Response to Australian Energy Regulator draft electricity default market offer

The Australian Energy Regulator (AER) today released its draft determination for the electricity default market offer (DMO) for NSW, SA and QLD, which proposes increases between 19.8%-22.2% depending on network area people live in. 

ACOSS CEO, Cassandra Goldie said: 

“In the midst of a cost-of-living crisis, today’s announcement of another increase to electricity prices by the Australian Energy Regulator (AER) is a blow to people across Australia, most of all those on low-incomes, who experienced average 20% rises last year. 

“While the projected increase of between 20 and 22% to the Default Market Offer by the Australian Energy Regulator could have been an even higher increase if not for the Albanese Government energy price cap at the end of 2022, it is still far too high for people on low incomes already struggling with cost-of-living crisis. 

“People on the lowest incomes do not have anything left in their budgets to cut back on and are at breaking point. 

“We are worried about what consequences this leaves for people, including further debt, disconnection, or homelessness. These are unacceptable choices to be made in such a wealthy country. 

“Governments must urgently act to provide relief now and to avoid people on low incomes from experiencing future price increases.”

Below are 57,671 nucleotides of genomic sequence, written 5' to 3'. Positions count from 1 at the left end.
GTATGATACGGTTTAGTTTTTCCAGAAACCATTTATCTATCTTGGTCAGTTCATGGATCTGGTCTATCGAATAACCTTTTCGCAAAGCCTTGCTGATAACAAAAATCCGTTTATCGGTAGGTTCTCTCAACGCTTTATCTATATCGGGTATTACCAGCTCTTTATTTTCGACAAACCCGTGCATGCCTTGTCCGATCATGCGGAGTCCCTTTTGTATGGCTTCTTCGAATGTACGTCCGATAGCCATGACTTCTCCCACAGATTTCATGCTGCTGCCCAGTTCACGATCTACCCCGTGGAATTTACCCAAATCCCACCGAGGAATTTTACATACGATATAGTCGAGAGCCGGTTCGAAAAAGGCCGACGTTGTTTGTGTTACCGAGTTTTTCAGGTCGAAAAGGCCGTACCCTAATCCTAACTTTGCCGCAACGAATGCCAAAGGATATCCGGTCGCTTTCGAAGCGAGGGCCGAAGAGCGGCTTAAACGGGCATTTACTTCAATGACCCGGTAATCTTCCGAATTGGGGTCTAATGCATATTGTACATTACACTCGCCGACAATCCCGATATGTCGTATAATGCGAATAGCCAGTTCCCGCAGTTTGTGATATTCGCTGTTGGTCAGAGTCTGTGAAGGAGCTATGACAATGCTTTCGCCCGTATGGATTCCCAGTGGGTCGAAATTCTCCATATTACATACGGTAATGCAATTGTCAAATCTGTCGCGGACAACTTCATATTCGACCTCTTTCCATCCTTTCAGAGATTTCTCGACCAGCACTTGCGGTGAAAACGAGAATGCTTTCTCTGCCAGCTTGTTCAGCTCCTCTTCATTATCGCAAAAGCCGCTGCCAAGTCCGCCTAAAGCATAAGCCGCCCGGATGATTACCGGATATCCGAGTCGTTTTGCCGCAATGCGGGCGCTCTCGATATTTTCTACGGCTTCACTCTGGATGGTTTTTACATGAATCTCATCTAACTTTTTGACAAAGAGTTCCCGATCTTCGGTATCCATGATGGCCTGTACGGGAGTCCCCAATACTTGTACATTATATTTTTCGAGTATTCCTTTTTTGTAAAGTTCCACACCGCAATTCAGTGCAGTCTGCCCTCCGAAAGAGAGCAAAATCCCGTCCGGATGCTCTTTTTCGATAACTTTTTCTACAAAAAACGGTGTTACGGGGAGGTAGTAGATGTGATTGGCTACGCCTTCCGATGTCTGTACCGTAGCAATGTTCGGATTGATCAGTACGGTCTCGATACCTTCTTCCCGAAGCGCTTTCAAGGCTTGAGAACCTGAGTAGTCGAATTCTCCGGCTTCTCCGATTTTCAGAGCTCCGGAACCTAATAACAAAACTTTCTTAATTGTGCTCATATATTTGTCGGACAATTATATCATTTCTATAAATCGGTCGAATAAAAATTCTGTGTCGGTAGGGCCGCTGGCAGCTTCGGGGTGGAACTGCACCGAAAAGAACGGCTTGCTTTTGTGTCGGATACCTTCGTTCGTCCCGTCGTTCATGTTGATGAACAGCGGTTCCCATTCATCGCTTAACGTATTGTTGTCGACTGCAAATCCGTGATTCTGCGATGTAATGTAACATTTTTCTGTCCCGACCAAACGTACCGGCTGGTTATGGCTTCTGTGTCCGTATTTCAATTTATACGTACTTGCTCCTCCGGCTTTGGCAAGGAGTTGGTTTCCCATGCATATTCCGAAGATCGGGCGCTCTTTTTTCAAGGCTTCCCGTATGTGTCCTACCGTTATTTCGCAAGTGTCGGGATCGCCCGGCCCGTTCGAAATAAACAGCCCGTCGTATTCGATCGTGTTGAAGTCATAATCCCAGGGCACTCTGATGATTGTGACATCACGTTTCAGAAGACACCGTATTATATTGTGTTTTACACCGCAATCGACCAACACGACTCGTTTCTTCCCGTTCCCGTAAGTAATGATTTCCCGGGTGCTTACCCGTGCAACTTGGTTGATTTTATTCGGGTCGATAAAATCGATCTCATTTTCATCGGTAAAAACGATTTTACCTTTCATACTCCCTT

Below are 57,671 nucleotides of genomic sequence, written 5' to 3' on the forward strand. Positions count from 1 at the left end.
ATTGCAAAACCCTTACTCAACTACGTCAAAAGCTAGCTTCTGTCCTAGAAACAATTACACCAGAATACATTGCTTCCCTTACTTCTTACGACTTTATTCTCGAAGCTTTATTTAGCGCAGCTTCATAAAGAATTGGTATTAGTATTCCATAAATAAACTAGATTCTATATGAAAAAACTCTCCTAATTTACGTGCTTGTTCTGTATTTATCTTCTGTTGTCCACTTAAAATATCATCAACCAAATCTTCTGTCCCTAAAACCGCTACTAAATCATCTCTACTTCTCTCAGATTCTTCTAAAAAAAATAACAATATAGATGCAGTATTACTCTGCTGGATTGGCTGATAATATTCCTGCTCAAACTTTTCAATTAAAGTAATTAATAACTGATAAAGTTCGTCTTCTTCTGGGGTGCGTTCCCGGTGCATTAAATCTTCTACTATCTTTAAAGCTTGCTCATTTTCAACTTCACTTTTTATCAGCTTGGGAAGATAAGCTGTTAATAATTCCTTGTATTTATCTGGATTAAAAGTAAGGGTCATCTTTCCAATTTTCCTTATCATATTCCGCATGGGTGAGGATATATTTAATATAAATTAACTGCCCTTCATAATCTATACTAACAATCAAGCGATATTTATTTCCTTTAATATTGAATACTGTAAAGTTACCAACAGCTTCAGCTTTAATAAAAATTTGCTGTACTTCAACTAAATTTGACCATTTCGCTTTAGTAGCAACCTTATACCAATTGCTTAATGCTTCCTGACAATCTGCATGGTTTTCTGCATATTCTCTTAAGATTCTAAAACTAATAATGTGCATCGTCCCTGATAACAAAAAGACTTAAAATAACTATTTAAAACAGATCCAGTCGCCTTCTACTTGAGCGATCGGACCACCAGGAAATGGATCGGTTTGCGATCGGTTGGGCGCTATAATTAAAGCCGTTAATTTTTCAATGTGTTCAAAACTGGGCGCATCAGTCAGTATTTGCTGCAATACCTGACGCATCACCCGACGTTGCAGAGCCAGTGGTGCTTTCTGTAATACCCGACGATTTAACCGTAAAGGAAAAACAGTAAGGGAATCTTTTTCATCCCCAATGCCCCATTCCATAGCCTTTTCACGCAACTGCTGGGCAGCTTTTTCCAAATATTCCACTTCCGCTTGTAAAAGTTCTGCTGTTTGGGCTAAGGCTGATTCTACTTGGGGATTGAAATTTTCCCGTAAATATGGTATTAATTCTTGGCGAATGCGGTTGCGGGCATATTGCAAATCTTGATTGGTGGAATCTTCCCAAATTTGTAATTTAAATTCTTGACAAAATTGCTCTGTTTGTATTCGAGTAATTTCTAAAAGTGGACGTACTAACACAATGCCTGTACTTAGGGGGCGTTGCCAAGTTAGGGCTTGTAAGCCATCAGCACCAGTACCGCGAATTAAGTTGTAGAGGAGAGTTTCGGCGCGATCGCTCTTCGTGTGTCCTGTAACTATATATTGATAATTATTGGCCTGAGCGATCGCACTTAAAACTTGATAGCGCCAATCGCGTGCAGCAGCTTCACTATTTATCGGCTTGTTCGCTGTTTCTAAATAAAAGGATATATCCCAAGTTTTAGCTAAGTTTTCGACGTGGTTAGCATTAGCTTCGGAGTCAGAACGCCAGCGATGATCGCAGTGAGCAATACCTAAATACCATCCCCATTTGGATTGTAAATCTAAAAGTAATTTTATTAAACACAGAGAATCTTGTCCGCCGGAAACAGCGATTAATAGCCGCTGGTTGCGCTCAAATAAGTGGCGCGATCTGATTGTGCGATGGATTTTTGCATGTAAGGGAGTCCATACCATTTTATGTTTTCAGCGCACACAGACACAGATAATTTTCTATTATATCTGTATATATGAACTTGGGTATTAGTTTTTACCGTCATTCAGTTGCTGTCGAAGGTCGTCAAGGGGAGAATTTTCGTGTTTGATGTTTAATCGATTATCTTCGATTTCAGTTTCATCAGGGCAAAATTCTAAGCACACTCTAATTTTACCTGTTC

ACOSS is calling on: 

  • The Federal Government to update its guidelines to the Australian Energy Regulator to set the Direct Market Offer at an efficient price by lowering retail margins, as is done in Victoria. This would ensure people do not pay more than is required for an essential service. 
  • The Federal Government to lift Jobseeker and related payments to at least $76 a day to ensure that people can cover living costs, and to increase Commonwealth Rent Assistance by 50% to reduce rental stress. 
  • The Federal Government to provide energy debt relief of up to $2,000 per customer in energy hardship via an emergency payment.  
  • Federal, state and territory governments to co-invest in energy efficiency, electrification and solar retrofits for low-income housing and institute mandatory energy performance rental standards. 
  • State and territory governments reform energy concessions to better meet ongoing need, including shifting to percentage-based energy concession, expanding eligibility, and improving access. 

 Notes on the AER draf determination

  1. The AER will consult on the draft determination and make a final determination in May 2023.
  2. The AER DMO applies only to South Australia, New South Wales and Queensland. Victoria determines its own default market offer (VDO), Tasmania and Australian Capital Territory.  
  3.  Proposed residential increases for Ausgrid NSW 22.2%, Endeavour NSW 20.9%, Essential NSW 22.1%, Queensland 19.8%, and South Australia 21.8%.